Working With Others

While different organizations and associations represent different segments of the aviation community, there's no question that all of them share a unified desire to protect and preserve our nation's system of airports. The reason is simple -- without airports, aviation goes nowhere, and all the economic and societal benefits of aviation would never be realized.

At the beginning of "Lessons Learned" we stated that it wasn't our intention to rewrite the book on how to save your local airport because the task had already been completed with great success in various ways by numerous others. If you've been involved with aviation for anything over an hour, you know many of these associations by name: Aircraft Owners and Pilots Association; National Business Aviation Association; Experimental Aircraft Association; American Association of Airport Executives; National Air Transport Association; Helicopter Association International; among many others. When called by their acronyms, the list is a veritable alphabet soup of aviation knowledge, experience and expertise.

Among efforts developed by the Airplane Owners and Pilots Association (AOPA) is its grassroots Airport Support Program. Just as all politics is local, so, too, are the first steps in saving an aviation resource. The Airport Support Program recognizes this by making certain that the first line of defense in protecting an airport is manned by those who use it and benefit from it directly. AOPA has a long list of other useful materials and programs too.

Helicopter Association International (HAI) has long recognized the special impacts its members have on any community surrounding an airport or heliport with significant levels of helicopter use. HAI's Fly Neighborly Program plays a vital role in reminding pilots of the importance of following established patterns and airport guidelines.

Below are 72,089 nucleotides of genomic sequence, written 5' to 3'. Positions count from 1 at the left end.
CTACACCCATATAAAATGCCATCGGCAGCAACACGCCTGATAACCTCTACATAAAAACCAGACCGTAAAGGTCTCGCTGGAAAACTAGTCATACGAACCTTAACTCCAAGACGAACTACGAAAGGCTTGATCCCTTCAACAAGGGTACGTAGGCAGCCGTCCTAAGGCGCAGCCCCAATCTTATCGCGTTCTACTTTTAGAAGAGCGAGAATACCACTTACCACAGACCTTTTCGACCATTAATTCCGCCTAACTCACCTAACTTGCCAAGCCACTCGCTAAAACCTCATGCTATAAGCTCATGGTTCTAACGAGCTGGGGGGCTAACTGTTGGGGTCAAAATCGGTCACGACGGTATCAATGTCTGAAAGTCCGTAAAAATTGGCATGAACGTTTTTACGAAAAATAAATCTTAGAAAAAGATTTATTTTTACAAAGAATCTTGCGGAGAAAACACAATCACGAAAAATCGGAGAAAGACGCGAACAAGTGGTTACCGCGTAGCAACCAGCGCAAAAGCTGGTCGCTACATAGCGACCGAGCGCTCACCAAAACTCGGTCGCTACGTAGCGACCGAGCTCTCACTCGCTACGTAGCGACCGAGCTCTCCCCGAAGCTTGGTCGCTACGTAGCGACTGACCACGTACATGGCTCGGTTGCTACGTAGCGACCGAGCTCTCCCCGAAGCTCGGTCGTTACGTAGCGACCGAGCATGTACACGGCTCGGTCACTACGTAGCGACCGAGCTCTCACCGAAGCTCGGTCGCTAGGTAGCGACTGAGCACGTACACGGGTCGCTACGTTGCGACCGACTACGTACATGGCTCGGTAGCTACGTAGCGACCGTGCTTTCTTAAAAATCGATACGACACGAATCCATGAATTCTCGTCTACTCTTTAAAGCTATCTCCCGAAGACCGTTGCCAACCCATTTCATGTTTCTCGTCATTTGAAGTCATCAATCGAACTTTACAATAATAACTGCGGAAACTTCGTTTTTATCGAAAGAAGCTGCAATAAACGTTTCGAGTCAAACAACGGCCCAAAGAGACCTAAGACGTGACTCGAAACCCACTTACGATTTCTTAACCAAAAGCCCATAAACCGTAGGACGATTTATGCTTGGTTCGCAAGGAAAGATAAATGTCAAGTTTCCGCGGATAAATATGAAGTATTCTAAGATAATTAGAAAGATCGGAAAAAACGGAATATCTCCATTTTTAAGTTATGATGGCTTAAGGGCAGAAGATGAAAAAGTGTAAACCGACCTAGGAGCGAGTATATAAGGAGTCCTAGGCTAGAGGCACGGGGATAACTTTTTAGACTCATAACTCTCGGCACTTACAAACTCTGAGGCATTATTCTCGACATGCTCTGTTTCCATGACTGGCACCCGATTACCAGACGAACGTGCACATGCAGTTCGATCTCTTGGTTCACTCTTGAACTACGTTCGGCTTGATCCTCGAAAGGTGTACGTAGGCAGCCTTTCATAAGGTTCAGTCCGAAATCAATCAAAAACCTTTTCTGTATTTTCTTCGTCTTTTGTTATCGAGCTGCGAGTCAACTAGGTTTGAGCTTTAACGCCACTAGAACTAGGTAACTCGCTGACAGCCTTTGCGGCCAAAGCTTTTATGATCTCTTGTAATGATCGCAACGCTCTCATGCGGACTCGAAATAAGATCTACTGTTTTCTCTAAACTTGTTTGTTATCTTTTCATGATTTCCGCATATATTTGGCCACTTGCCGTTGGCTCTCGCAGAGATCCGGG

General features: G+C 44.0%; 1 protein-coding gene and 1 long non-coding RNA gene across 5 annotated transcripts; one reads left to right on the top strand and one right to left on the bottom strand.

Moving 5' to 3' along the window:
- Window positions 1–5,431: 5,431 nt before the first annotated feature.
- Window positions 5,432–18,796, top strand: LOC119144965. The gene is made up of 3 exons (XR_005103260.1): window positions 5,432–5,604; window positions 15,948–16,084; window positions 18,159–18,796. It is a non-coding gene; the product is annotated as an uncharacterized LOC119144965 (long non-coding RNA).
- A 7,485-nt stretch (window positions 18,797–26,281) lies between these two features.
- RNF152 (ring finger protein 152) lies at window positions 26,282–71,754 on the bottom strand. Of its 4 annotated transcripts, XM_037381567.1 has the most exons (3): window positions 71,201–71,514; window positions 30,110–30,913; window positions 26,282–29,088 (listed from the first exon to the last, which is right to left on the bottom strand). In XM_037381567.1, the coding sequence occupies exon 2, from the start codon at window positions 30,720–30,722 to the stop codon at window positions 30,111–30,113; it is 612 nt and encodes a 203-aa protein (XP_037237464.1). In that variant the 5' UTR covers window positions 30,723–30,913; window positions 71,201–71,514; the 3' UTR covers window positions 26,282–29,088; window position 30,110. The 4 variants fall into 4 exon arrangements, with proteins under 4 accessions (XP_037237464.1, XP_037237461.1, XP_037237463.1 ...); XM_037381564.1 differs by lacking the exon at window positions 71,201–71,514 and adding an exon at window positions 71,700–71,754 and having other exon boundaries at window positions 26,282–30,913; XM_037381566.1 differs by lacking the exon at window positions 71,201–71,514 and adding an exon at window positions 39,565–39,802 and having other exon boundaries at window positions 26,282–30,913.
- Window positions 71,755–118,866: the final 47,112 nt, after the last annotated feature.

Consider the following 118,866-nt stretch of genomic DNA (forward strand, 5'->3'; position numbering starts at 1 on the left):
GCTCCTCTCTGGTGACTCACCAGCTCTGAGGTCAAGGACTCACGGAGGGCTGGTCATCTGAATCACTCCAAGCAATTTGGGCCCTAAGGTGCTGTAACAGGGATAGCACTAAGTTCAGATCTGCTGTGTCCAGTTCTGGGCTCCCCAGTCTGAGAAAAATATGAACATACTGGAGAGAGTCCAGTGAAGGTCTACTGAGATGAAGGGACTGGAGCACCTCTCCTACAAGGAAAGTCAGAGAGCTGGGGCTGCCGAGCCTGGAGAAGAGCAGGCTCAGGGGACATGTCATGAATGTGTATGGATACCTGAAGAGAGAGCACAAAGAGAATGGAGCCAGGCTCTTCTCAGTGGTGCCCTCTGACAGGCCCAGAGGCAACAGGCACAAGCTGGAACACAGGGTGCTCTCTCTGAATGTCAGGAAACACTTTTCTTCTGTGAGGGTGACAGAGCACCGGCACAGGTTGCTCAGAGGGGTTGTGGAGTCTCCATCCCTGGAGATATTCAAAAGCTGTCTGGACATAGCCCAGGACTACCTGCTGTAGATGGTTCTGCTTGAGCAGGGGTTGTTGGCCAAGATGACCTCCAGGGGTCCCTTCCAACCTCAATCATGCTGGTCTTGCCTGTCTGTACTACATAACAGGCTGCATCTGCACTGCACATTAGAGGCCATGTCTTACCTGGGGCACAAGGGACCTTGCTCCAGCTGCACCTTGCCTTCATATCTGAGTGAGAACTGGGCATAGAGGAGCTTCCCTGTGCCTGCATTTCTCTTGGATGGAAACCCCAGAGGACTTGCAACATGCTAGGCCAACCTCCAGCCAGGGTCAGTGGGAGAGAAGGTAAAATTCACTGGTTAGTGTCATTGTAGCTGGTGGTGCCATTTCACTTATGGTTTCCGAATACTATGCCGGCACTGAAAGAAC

That's no different for the fixed-wing corporate pilot who refers to the National Business Aviation Association's (NBAA) Airports Handbook for tips on how to work toward the mutual goal of preserving airports.
We could write pages on the many programs and materials available from such groups. Instead we hope to point you to them so you hear it directly.

The resources exist. The body of knowledge has considerable expertise. It's incumbent on all of us in aviation to take advantage of the resources that have been developed not only to promote aviation and the local airport, but also to provide the tools necessary to preserve them. Airports and their users must work with the various associations and organizations and add their resources to the toolkit to be used in defense of airports.

View the National Associations and Organizations page for more information on what these membership-based groups have to share about airport preservation. And please let us know if you find additional groups and information to add.

You're not alone! Take advantage of the resources offered by national, state and local aviation organizations and associations. Find them in the Associations and Organizations section of our Resources Pages.